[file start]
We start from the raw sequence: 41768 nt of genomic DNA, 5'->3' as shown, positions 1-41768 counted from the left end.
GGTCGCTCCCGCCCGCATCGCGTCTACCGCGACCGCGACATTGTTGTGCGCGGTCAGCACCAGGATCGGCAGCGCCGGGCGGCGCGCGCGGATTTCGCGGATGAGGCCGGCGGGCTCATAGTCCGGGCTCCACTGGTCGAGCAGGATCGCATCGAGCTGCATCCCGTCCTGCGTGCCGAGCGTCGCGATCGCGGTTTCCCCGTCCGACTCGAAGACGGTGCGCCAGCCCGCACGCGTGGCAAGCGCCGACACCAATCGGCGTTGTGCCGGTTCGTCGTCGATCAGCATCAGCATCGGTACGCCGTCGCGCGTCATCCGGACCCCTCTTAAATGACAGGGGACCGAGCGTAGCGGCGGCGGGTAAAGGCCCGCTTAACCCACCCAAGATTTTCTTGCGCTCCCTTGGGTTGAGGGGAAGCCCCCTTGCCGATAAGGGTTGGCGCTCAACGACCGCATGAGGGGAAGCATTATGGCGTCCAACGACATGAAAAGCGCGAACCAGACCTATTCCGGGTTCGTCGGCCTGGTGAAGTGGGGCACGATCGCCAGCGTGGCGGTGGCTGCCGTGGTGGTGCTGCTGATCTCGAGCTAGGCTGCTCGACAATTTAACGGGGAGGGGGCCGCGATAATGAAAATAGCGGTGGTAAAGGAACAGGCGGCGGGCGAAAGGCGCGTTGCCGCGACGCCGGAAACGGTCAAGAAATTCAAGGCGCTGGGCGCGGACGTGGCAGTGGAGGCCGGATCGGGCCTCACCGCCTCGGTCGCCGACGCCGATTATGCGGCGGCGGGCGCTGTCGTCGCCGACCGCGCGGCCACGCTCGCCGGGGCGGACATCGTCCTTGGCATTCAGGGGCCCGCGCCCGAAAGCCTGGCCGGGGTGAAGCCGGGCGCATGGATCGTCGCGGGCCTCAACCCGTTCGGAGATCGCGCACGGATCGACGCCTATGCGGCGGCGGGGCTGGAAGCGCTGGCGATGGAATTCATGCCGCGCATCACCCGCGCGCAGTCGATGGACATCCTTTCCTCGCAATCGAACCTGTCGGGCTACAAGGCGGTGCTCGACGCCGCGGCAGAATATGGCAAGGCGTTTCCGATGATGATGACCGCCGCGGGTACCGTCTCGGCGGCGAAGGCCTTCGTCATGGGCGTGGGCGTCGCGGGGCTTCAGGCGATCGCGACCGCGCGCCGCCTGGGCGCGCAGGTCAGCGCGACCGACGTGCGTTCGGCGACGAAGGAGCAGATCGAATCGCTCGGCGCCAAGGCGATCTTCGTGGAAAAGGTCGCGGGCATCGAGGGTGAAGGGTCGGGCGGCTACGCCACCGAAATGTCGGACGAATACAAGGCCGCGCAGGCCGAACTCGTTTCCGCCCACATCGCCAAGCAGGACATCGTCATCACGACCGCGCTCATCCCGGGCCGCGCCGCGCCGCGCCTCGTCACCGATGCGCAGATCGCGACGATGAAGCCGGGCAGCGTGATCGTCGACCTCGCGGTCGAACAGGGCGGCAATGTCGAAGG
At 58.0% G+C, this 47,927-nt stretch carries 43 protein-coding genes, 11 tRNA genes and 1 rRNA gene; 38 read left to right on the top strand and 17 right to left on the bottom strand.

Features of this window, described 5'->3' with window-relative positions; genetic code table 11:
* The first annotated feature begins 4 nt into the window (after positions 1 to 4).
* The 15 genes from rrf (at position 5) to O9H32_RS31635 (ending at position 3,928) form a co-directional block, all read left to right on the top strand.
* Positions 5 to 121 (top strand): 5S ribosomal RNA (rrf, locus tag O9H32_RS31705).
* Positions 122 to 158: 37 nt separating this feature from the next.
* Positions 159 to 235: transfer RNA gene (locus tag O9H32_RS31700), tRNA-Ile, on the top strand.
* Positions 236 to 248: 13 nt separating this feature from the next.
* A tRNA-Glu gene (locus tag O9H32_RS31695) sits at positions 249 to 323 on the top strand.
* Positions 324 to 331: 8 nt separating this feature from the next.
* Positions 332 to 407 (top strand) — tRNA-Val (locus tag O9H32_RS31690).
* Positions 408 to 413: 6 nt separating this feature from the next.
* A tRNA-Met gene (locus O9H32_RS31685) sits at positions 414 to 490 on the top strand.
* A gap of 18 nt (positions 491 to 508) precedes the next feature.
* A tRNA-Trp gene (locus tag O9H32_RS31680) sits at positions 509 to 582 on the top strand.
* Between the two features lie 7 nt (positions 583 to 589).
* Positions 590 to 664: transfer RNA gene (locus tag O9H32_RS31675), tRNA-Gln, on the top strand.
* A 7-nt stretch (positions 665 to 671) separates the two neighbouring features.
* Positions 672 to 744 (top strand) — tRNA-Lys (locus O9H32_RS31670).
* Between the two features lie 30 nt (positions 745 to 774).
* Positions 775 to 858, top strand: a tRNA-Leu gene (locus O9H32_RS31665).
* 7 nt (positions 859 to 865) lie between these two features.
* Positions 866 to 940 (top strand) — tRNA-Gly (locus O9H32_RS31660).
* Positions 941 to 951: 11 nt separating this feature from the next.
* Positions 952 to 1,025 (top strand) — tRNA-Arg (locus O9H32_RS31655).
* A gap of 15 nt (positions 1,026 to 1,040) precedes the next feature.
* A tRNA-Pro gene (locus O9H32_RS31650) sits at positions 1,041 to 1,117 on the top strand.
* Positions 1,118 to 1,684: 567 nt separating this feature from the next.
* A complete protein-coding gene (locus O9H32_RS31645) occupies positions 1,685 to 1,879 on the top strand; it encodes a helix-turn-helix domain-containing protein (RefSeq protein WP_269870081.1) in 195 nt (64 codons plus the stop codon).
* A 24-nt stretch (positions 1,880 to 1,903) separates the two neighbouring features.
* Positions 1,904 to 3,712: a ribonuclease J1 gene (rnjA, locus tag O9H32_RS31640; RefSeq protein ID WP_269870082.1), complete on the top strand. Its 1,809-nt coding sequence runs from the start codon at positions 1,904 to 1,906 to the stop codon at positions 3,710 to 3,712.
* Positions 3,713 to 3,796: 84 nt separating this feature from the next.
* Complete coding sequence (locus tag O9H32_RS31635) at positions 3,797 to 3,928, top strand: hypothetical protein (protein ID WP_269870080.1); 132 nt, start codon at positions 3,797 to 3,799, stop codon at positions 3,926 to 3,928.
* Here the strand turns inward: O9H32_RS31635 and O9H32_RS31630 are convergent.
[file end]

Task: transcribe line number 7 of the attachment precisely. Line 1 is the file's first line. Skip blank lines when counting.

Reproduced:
* Positions 5 to 121 (top strand): 5S ribosomal RNA (rrf, locus tag O9H32_RS31705).